I had little monetary incentive to stay after the acquisition. Yet two years later, I was still at the company and so were 29 of the 32 employees who were with us at the acquisition.

…While, for the team, the monetary benefits of a win were very exciting, they were far from the only motivation for spending day and night building the company. We loved the creative process of imagining a product and the future of an industry and trying to make our fantasy a reality. We envisioned our product in tens of thousands of doctor’s offices benefiting millions of patients.

Had financial rewards been our only motivation, we would have given up before the company ever started. The founding team began working together in October 2002, and we were first financed in January of 2004. We had near death experiences during that time and more in the years after financing. If any of us were just pursuing the pot of gold, we would have quickly concluded that there are easier and certainly higher probability ways to make money.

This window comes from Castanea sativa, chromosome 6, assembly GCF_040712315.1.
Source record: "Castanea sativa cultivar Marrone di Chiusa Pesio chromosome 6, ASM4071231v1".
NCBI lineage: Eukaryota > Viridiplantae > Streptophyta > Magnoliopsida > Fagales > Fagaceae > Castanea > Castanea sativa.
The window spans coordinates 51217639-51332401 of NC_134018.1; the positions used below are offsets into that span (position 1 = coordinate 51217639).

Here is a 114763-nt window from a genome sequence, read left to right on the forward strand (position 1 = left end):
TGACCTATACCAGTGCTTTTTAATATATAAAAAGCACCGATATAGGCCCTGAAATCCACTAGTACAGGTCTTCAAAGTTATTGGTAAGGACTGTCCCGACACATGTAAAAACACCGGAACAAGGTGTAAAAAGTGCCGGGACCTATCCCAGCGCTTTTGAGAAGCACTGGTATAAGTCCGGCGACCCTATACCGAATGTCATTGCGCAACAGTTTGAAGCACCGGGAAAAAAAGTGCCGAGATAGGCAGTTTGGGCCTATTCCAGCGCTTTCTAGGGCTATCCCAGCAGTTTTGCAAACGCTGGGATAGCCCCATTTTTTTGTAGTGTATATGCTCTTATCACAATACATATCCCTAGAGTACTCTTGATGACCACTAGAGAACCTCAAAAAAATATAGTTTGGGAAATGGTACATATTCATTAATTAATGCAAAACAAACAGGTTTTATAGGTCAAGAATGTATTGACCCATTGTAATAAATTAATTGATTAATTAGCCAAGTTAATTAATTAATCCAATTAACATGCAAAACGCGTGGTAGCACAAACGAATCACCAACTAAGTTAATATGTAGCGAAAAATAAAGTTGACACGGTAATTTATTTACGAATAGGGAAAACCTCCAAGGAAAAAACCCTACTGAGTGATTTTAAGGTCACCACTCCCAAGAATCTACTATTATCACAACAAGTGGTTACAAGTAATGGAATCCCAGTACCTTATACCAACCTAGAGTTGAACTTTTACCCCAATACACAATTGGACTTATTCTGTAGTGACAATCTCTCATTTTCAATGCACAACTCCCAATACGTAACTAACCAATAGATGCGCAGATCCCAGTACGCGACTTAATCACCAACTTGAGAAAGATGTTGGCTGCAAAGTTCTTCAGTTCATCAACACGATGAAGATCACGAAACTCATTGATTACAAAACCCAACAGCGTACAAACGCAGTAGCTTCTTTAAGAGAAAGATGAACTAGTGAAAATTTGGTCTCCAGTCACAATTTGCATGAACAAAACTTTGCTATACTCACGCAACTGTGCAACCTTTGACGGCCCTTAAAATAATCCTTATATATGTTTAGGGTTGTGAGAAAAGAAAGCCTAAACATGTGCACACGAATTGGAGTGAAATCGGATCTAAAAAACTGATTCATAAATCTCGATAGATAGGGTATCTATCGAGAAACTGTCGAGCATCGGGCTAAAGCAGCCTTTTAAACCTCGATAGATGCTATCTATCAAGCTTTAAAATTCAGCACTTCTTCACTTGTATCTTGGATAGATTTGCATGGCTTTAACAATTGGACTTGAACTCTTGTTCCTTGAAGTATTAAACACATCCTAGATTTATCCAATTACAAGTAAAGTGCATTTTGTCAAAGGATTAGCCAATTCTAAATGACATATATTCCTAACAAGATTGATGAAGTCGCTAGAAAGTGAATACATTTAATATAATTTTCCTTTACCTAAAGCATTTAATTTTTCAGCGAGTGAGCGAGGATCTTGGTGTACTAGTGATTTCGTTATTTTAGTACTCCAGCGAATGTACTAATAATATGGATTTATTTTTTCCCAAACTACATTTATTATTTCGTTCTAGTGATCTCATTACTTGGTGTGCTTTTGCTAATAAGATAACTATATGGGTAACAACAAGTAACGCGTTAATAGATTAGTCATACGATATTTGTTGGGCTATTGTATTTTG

Fantastic story from @epaley.  This is how we feel about HomeField and I shared that in the comments (copied here):

“Fantastic post, Eric.

We (the founders of our startup) feel very similarly. It’s about creating value for real customers.

We’ve caught flack from some investors who think we aren’t "hot enough” considering we slowly started building in 2008 and have been bootstrapping all along.

We could’ve closed up shop each time we got job offers elsewhere, but having customers who use and love your product keeps us going, not to mention our grand vision for the service we’re providing.

It’s great to hear your experience. Thanks for sharing.“

It’s Not About The Pot of Gold - Anything’s Possible